2000-06 Readers Want to Know

By Karl Shreeves

Every now and again I get questions from readers and friends about tek diving and being a diving writer. Some of these are really inciteful...uh, insightful, so I though I’d share a few with you.

I’ve just been chosen for a week-long Arctic expedition that will look for microscopic Polar marine communities. I’ll be diving for an hour or more under the ice cap, and wonder what exposure protection you recommend.”
—Frigid in Frisco

You’ll get the best protection from a full-length Lycra skin suit. That’s because there’s no way you’ll even stick your toe in Arctic water with only that on, forcing you to high-tail it to warmer water where sane people dive. But if you insist on going, look for a drysuit with dry mitts, a dry hood and heavy Thinsulate undergarments. Check with several manufacturers and let them know you need a drysuit specifically for swimming through Santa Claus’ basement. Also, DUI (Divers Unlimited International) in San Diego has a new electrically heated undergarment.

How would you describe the ideal support diver for a tek diving team?”
—Helping Hand in Hoboken

Arnold Schwartzenegger’s brawn, Stephen Hawking’s brain and Marcel Marceau’s mouth. If you have to pick just one of these, take Marceau’s mouth (he’s a mime). Seriously, while raw strength is a benefit but not essential for a support diver, you need someone who’s cool-headed, spontaneously creative and well grounded in dive theory. Stuff happens, including contingencies you didn’t think of, and you count on your team to produce workable solutions on the fly. And in truth, you don’t really want someone with lockjaw (though it may feel that way at times), but you do want someone who knows when it’s more important to do things the team’s way rather than his way. So when planning your dive, encourage your support divers to say what they think. They may surprise you with their astute ideas. And besides, a mime is a terrible thing to waste.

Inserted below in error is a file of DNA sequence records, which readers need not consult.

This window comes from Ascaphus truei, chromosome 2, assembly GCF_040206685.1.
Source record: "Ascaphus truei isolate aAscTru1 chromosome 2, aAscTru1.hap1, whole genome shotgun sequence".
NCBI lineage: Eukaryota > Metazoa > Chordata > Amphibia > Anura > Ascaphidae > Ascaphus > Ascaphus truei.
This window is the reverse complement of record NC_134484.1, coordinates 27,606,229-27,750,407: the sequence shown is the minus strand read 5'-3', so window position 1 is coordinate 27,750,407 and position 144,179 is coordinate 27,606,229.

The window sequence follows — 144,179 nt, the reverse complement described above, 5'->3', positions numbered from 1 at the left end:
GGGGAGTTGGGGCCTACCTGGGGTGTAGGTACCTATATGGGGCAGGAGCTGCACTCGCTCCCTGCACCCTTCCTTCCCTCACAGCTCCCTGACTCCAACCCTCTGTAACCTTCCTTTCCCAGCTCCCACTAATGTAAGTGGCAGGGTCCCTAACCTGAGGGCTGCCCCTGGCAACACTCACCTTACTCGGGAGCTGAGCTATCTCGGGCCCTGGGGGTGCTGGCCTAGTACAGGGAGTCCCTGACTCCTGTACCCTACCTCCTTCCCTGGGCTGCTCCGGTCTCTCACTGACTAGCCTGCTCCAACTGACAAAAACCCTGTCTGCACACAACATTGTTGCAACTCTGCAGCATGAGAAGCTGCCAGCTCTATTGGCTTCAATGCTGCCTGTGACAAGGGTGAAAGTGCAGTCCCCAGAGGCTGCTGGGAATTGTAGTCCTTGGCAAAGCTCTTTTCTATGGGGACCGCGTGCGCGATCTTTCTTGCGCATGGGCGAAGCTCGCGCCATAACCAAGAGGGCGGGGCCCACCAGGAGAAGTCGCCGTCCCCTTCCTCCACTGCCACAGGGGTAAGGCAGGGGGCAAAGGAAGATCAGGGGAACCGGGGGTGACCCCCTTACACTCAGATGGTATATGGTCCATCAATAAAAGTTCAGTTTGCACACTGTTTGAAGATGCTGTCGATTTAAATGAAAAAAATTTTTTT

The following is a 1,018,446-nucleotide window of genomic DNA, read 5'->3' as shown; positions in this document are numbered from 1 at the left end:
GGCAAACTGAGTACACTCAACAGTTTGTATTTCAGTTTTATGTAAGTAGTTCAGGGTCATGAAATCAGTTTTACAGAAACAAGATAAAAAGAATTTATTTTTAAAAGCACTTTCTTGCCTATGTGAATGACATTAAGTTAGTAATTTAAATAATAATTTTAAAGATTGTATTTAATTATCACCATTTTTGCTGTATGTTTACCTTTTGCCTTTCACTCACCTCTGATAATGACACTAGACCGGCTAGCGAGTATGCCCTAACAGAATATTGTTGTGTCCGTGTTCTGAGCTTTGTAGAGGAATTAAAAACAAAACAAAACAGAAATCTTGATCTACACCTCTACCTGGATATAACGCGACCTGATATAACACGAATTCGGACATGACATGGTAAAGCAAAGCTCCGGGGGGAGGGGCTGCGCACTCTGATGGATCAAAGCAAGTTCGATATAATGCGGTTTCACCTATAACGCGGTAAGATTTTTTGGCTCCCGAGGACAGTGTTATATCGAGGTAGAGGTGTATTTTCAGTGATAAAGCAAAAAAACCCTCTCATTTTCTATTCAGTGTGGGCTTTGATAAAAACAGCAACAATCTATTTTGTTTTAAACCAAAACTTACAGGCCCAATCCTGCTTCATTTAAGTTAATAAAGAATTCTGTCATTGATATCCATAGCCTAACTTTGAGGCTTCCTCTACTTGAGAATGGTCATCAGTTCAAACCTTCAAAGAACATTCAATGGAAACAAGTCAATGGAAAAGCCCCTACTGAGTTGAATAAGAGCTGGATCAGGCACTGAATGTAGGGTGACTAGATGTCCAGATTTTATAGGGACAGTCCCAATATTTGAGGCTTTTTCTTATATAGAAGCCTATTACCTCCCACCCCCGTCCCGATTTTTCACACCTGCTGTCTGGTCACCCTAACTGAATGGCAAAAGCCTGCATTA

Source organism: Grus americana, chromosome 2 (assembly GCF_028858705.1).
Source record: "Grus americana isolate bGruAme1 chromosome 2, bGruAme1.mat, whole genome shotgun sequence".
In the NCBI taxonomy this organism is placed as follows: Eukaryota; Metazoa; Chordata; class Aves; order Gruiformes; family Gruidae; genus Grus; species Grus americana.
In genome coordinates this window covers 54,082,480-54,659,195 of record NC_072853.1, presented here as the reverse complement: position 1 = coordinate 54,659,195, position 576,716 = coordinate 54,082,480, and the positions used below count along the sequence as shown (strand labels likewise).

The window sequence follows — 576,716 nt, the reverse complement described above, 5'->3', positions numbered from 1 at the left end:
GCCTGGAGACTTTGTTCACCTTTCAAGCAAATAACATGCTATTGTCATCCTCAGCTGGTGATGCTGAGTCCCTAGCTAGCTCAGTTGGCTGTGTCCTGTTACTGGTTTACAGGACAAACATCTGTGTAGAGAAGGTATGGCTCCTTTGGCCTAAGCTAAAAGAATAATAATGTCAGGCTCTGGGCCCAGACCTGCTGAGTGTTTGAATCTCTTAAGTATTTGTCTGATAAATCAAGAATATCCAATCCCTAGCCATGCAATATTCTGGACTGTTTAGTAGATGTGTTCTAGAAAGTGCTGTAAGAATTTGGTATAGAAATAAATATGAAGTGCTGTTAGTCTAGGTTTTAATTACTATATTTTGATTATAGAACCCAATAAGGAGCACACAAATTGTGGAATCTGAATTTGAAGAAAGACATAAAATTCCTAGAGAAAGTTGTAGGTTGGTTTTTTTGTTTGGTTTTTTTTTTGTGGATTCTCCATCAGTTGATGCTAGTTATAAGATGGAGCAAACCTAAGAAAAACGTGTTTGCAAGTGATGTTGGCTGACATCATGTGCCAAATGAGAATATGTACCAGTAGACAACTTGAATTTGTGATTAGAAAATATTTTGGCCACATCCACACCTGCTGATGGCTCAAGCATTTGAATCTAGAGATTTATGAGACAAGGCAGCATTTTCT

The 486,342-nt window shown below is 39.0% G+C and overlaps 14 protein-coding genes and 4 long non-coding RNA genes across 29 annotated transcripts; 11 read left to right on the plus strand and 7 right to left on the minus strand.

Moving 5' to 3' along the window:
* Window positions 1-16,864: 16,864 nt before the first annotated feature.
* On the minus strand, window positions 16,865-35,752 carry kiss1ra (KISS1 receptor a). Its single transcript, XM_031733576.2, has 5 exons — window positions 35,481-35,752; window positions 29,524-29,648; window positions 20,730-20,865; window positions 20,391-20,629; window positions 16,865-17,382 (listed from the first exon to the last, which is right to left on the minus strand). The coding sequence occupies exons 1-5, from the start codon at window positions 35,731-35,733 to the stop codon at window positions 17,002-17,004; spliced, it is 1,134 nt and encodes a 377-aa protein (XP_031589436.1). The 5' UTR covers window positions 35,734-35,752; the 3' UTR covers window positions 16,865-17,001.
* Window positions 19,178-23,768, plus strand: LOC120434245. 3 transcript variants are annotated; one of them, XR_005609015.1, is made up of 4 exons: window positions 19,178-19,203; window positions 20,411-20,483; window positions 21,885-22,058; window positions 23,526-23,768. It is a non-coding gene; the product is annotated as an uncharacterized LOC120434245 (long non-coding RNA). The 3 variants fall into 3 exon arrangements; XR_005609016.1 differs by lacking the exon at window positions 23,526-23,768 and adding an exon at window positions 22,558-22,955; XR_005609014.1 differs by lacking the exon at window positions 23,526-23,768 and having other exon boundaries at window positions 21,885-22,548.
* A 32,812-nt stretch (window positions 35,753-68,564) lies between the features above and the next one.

For someone getting into tek, what’s more important: the number of dives logged or the number of certification cards carried?
—Tek Teacher in Toronto

The number of credit cards carried, of course. Oh, wait, that’s certification cards. To jump into tek, you need both education and experience. There’s a lot you can’t be sure you’ll learn through experience—or you don’t want to learn by experience—so education is important. But there’s a difference between theory and practice, between the class world and the real world and between how things should be and how they are. You only learn the differences by getting underwater and racking up as many dives and hours in as many environments as possible. If you build your tek training and experience on lots of recreational training and experience, you’re building on firm soil. Build on just a few rec courses and dives logged, and you’re building on quicksand.

By the way, regarding credit cards, as I’ve said before, tek diving isn’t for the faint of wallet. Don’t leave home without them, because you’ll need them everywhere you want to be.

What’s the best tek dive you’ve ever made?
—Curious in Columbus

That’s easy, the next one. If you don’t think the next dive will be the best yet—or at least a work up to the best yet, then something is wrong. You’re not growing as a diver, and you’re living in the past. So, the one coming should be the best one. The downside is that you don’t get any bragging rights for the next one.

Karl Shreeves is VP, technical development for PADI and DSAT, and an avid technical diver.